I’ve always loved the story of Elijah and the prophets of Baal. Ever since my first depressive episode, I’ve especially appreciated the part in the story after the Mount Carmel encounter. The story when Elijah is exhausted and discouraged and ready to give up, and God meets his needs in very specific ways.
In I Kings 18, Elijah had an amazing showdown with the prophets of Baal vs. God, and God proved Himself in a big way. The prophets of Baal were defeated and killed. King Ahab and Queen Jezebel were furious, and so Elijah “ran for his life.” He went into the wilderness, where he collapsed from exhaustion and asked God to let him die. Instead, God let him rest, fed him, let him rest again, and fed him once more. Then Elijah ran for 40 days and 40 nights, and he spent the night in a cave at Horeb, the mountain of God.
It’s not clear, but perhaps Elijah was hiding in the cave. Maybe he was still exhausted and discouraged. But God wanted to remind Elijah of His great power, and that Elijah was not without hope because God was still with him. He told Elijah to “Go out and stand on the mountain in the presence of the Lord, for the Lord is about to pass by.” (v. 11a)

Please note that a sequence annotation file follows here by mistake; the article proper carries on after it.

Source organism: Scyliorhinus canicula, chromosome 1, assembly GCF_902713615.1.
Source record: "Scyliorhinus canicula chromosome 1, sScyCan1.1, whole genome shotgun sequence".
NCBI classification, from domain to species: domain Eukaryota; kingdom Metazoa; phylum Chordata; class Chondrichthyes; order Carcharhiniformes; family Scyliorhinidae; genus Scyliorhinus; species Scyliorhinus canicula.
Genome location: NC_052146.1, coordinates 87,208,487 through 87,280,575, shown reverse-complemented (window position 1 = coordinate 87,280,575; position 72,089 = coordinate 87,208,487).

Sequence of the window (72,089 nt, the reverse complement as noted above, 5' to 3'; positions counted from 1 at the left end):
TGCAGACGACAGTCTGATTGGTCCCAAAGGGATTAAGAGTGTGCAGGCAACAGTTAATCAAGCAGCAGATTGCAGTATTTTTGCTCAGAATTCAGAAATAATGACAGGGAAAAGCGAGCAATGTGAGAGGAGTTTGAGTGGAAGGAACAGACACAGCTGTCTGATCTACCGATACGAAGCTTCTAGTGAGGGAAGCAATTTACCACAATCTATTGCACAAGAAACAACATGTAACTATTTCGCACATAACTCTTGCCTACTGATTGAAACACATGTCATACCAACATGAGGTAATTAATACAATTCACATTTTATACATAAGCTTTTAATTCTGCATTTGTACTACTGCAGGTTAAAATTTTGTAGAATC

First, God displayed His power to Elijah in a great and powerful wind, then in an earthquake, and then in fire. But the Bible says that God was not in the wind, nor the earthquake nor the fire. Finally, God spoke to Elijah in “a gentle whisper.” After all that Elijah had been through, and his feelings of depression and defeat, God spoke to him in a gentle whisper.
When I read these verses this week, this really stood out to me. That God would speak to a man, hurting and tired and feeling alone, in a gentle whisper. That He is so kind as to be gentle. Not a voice in the wind, or earthquake, or fire. But in a gentle whisper.
Elijah was listening. And God was gently assuring, encouraging, and challenging. He reminded Elijah that he was in no way alone – there were 7000 others who followed God. He reminded Elijah that He was all-powerful God, and that He was with Elijah as Elijah served Him as prophet. He told Elijah of Elisha – his soon-to-be companion, assistant, and replacement.
God responded to Elijah’s battle with the prophets of Baal by exceeding expectations of proof of His existence as the only true God. He cared for Elijah with rest and food, equipped Elijah to run to safety, and spoke to him gently.
Such a personal God we love and serve. Meeting us at exactly our point of need, in just the way we need to hear.